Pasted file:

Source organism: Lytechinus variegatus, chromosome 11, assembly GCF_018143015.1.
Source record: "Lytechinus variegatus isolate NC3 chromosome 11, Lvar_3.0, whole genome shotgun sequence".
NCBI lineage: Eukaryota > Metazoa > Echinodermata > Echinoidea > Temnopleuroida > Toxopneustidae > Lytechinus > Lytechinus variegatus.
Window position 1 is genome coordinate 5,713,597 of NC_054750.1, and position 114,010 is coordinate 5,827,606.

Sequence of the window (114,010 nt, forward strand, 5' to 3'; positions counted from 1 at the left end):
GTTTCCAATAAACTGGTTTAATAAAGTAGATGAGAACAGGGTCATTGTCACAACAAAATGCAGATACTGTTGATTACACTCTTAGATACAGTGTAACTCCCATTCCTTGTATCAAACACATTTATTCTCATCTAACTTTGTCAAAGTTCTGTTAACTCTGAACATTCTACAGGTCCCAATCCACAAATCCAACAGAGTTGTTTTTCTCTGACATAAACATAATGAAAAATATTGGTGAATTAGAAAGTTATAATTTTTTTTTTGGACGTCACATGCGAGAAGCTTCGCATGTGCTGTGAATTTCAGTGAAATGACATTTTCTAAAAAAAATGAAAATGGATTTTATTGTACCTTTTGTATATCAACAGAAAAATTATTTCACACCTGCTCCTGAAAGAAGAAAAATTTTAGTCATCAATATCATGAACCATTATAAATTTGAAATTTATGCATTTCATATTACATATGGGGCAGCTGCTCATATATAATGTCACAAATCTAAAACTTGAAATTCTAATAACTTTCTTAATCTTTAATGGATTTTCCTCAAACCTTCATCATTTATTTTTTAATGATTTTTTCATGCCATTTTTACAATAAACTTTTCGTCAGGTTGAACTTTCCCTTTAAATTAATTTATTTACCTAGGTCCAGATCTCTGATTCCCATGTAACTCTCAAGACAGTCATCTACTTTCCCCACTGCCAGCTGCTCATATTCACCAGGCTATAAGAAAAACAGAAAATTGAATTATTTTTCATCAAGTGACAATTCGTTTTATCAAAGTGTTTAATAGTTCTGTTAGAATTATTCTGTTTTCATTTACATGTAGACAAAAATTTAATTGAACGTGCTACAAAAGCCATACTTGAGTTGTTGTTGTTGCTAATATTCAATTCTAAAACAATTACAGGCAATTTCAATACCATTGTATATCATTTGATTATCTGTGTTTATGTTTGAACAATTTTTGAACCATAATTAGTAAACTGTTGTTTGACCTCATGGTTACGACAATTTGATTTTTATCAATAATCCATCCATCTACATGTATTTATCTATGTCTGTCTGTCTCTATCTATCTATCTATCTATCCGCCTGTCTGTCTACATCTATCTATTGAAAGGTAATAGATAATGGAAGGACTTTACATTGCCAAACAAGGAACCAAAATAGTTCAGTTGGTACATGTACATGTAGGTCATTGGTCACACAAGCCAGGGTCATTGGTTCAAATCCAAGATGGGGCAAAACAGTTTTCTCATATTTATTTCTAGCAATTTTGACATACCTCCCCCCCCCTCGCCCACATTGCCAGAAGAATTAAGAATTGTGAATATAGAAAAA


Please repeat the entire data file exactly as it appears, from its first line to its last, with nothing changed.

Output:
Source organism: Lytechinus variegatus, chromosome 11, assembly GCF_018143015.1.
Source record: "Lytechinus variegatus isolate NC3 chromosome 11, Lvar_3.0, whole genome shotgun sequence".
NCBI lineage: Eukaryota > Metazoa > Echinodermata > Echinoidea > Temnopleuroida > Toxopneustidae > Lytechinus > Lytechinus variegatus.
Window position 1 is genome coordinate 5,713,597 of NC_054750.1, and position 114,010 is coordinate 5,827,606.

Sequence of the window (114,010 nt, forward strand, 5' to 3'; positions counted from 1 at the left end):
GTTTCCAATAAACTGGTTTAATAAAGTAGATGAGAACAGGGTCATTGTCACAACAAAATGCAGATACTGTTGATTACACTCTTAGATACAGTGTAACTCCCATTCCTTGTATCAAACACATTTATTCTCATCTAACTTTGTCAAAGTTCTGTTAACTCTGAACATTCTACAGGTCCCAATCCACAAATCCAACAGAGTTGTTTTTCTCTGACATAAACATAATGAAAAATATTGGTGAATTAGAAAGTTATAATTTTTTTTTTGGACGTCACATGCGAGAAGCTTCGCATGTGCTGTGAATTTCAGTGAAATGACATTTTCTAAAAAAAATGAAAATGGATTTTATTGTACCTTTTGTATATCAACAGAAAAATTATTTCACACCTGCTCCTGAAAGAAGAAAAATTTTAGTCATCAATATCATGAACCATTATAAATTTGAAATTTATGCATTTCATATTACATATGGGGCAGCTGCTCATATATAATGTCACAAATCTAAAACTTGAAATTCTAATAACTTTCTTAATCTTTAATGGATTTTCCTCAAACCTTCATCATTTATTTTTTAATGATTTTTTCATGCCATTTTTACAATAAACTTTTCGTCAGGTTGAACTTTCCCTTTAAATTAATTTATTTACCTAGGTCCAGATCTCTGATTCCCATGTAACTCTCAAGACAGTCATCTACTTTCCCCACTGCCAGCTGCTCATATTCACCAGGCTATAAGAAAAACAGAAAATTGAATTATTTTTCATCAAGTGACAATTCGTTTTATCAAAGTGTTTAATAGTTCTGTTAGAATTATTCTGTTTTCATTTACATGTAGACAAAAATTTAATTGAACGTGCTACAAAAGCCATACTTGAGTTGTTGTTGTTGCTAATATTCAATTCTAAAACAATTACAGGCAATTTCAATACCATTGTATATCATTTGATTATCTGTGTTTATGTTTGAACAATTTTTGAACCATAATTAGTAAACTGTTGTTTGACCTCATGGTTACGACAATTTGATTTTTATCAATAATCCATCCATCTACATGTATTTATCTATGTCTGTCTGTCTCTATCTATCTATCTATCTATCCGCCTGTCTGTCTACATCTATCTATTGAAAGGTAATAGATAATGGAAGGACTTTACATTGCCAAACAAGGAACCAAAATAGTTCAGTTGGTACATGTACATGTAGGTCATTGGTCACACAAGCCAGGGTCATTGGTTCAAATCCAAGATGGGGCAAAACAGTTTTCTCATATTTATTTCTAGCAATTTTGACATACCTCCCCCCCCCTCGCCCACATTGCCAGAAGAATTAAGAATTGTGAATATAGAAAAA